"Our guys liked him," Reds manager Bryan Price said. "He got on the radar for us, from my understanding, when we were scouting him in the Arizona Fall League a couple of years ago. The scouts like his swing, his ability, his athleticism. He's got some big, raw power. We've heard enough good reports on him to take a shot at making a waiver claim."
In 100 Triple-A games this season, Kivlehan batted .254/.302/.416 with 12 home runs and 49 RBIs. He played five big league games for San Diego from Aug. 20-26 and was 4-for-16 with a homer and two RBIs.
Kivlehan last played on Sept. 20 in the Triple-A World Series with El Paso. Under the rules, if a team claims a player after his Minor League season ends and he has big league service time in the same season, he has to be called up.
"And the timing is pretty good," Price said. "We're a little banged up right now. … He might actually find himself in the lineup or get the opportunity to play a little bit those last three games."
Kivlehan began the season in the Rangers' organization but was designated for assignment on May 23, before being traded to the Mariners six days later. On Aug. 4, he was claimed off waivers by the Padres, then was designated for assignment again on Sept. 21.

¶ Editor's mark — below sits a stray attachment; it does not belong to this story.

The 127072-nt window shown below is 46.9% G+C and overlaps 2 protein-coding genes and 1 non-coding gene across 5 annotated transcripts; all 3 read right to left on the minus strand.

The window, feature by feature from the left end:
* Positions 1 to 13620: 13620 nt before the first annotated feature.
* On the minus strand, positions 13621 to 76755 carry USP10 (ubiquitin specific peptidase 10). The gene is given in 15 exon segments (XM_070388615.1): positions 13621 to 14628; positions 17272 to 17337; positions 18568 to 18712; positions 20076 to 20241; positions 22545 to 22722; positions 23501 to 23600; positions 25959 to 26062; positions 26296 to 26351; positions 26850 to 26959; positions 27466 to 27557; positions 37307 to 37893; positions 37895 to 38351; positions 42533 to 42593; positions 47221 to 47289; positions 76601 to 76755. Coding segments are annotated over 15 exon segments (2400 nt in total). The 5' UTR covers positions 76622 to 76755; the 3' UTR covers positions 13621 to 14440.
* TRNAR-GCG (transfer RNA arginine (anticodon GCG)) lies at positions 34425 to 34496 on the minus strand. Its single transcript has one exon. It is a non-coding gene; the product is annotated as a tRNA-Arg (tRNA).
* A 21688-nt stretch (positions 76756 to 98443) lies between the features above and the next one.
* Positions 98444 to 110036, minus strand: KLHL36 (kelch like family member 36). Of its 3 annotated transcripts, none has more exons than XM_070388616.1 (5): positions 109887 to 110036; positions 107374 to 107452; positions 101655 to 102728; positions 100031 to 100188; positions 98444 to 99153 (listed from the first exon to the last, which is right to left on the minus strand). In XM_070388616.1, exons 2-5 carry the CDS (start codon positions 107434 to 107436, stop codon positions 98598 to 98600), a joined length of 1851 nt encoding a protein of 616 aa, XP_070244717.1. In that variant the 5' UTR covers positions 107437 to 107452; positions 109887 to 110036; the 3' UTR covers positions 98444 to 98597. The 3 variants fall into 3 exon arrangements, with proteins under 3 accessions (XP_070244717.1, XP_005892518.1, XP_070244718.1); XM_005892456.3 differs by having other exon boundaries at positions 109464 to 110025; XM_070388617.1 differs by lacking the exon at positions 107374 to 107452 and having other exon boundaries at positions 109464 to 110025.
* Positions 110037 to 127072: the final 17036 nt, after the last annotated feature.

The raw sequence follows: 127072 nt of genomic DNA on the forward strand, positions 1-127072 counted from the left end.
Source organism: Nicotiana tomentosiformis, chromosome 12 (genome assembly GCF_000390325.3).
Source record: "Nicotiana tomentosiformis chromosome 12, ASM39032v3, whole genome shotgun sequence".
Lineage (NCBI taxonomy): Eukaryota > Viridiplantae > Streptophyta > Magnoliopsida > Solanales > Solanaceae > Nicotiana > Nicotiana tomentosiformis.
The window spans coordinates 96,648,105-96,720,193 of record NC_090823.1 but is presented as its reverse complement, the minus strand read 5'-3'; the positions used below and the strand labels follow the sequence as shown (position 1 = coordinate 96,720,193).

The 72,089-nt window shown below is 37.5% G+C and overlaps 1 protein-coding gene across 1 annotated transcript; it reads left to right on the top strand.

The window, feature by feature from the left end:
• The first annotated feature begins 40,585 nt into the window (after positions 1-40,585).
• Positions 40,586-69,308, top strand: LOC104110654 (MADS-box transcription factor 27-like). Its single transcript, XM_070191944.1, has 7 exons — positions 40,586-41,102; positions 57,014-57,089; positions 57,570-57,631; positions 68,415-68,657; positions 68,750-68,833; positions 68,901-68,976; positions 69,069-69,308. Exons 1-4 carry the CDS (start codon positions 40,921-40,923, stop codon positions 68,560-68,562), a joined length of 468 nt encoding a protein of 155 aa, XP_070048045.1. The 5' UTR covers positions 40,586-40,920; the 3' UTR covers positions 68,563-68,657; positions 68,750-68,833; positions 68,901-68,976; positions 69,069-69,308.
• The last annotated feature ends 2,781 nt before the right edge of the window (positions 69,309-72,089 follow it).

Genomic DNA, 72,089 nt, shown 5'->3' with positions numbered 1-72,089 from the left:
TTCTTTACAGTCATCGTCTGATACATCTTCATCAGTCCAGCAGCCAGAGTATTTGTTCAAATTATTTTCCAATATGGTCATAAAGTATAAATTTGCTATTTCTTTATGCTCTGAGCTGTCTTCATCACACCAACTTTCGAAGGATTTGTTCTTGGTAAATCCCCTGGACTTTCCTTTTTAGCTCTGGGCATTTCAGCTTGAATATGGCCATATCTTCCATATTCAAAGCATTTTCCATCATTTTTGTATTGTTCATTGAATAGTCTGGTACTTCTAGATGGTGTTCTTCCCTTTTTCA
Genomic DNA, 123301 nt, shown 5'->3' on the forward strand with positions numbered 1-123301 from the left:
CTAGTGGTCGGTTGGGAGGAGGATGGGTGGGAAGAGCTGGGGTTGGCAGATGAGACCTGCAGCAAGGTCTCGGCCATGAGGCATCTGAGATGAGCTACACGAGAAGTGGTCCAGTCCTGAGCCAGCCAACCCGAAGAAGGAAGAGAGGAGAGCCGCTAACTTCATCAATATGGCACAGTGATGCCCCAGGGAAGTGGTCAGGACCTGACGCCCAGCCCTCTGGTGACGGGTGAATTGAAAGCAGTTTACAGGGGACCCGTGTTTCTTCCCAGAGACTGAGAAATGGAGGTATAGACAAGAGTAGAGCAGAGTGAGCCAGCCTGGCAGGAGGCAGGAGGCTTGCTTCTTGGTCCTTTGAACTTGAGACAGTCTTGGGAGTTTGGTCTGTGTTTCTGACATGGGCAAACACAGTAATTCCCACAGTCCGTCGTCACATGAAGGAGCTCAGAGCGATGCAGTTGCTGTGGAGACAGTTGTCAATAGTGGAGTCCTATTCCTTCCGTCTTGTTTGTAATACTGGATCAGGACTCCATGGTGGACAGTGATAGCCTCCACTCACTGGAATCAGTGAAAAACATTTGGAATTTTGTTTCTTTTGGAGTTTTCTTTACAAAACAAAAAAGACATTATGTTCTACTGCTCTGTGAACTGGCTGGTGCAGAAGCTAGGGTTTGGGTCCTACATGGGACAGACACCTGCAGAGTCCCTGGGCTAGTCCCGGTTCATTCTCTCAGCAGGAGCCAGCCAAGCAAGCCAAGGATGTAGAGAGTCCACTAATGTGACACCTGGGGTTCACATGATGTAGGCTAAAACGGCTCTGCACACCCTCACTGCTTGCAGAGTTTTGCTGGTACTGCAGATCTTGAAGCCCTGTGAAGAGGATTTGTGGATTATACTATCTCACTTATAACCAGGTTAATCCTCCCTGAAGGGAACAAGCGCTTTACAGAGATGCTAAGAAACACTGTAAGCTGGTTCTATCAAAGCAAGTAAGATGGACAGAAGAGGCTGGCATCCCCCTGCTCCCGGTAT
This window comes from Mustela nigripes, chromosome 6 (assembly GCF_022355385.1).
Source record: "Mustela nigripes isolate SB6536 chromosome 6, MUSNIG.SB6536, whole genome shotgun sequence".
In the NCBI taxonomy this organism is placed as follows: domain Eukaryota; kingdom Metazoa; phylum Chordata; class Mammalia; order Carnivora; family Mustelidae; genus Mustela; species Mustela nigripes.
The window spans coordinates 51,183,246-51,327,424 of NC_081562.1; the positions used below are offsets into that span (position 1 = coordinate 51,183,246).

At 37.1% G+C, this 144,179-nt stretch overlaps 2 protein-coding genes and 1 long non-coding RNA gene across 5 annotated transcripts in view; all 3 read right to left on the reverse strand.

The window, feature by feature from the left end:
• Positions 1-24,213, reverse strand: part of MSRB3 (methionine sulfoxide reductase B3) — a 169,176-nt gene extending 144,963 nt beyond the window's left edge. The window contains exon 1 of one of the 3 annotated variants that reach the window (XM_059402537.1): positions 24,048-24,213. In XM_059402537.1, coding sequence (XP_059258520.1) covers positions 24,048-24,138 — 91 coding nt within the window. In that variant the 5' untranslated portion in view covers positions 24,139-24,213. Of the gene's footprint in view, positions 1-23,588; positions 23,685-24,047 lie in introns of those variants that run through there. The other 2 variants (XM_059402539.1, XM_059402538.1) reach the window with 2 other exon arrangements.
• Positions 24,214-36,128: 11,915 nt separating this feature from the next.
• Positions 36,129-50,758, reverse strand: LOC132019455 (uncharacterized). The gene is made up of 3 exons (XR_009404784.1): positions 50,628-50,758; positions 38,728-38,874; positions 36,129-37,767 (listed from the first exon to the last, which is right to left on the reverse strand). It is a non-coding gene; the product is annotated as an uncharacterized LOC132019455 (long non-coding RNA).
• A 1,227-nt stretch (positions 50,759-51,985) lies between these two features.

• Second baseman Brandon Phillips was out of Wednesday's lineup with soreness at the base of his left hand. Phillips exited Tuesday's game in the seventh inning.
• Scott Schebler was scratched from Wednesday's lineup with a sore left hamstring. Schebler left Tuesday's game in the ninth inning with leg cramps. He tested the leg again Wednesday afternoon, and it was decided he should rest. Hernan Iribarren started in his place in center field.
"We went out and ran, and when I get to 70-80 percent, it just tightens up," Schebler said. "I'm sure [pitcher Anthony DeSclafani] doesn't want a guy in center field that's 70 percent. I think it's better for the team."
Mark Sheldon has covered the Reds for MLB.com since 2006, and previously covered the Twins from 2001-05. Follow him on Twitter @m_sheldon and Facebook and listen to his podcast. This story was not subject to the approval of Major League Baseball or its clubs.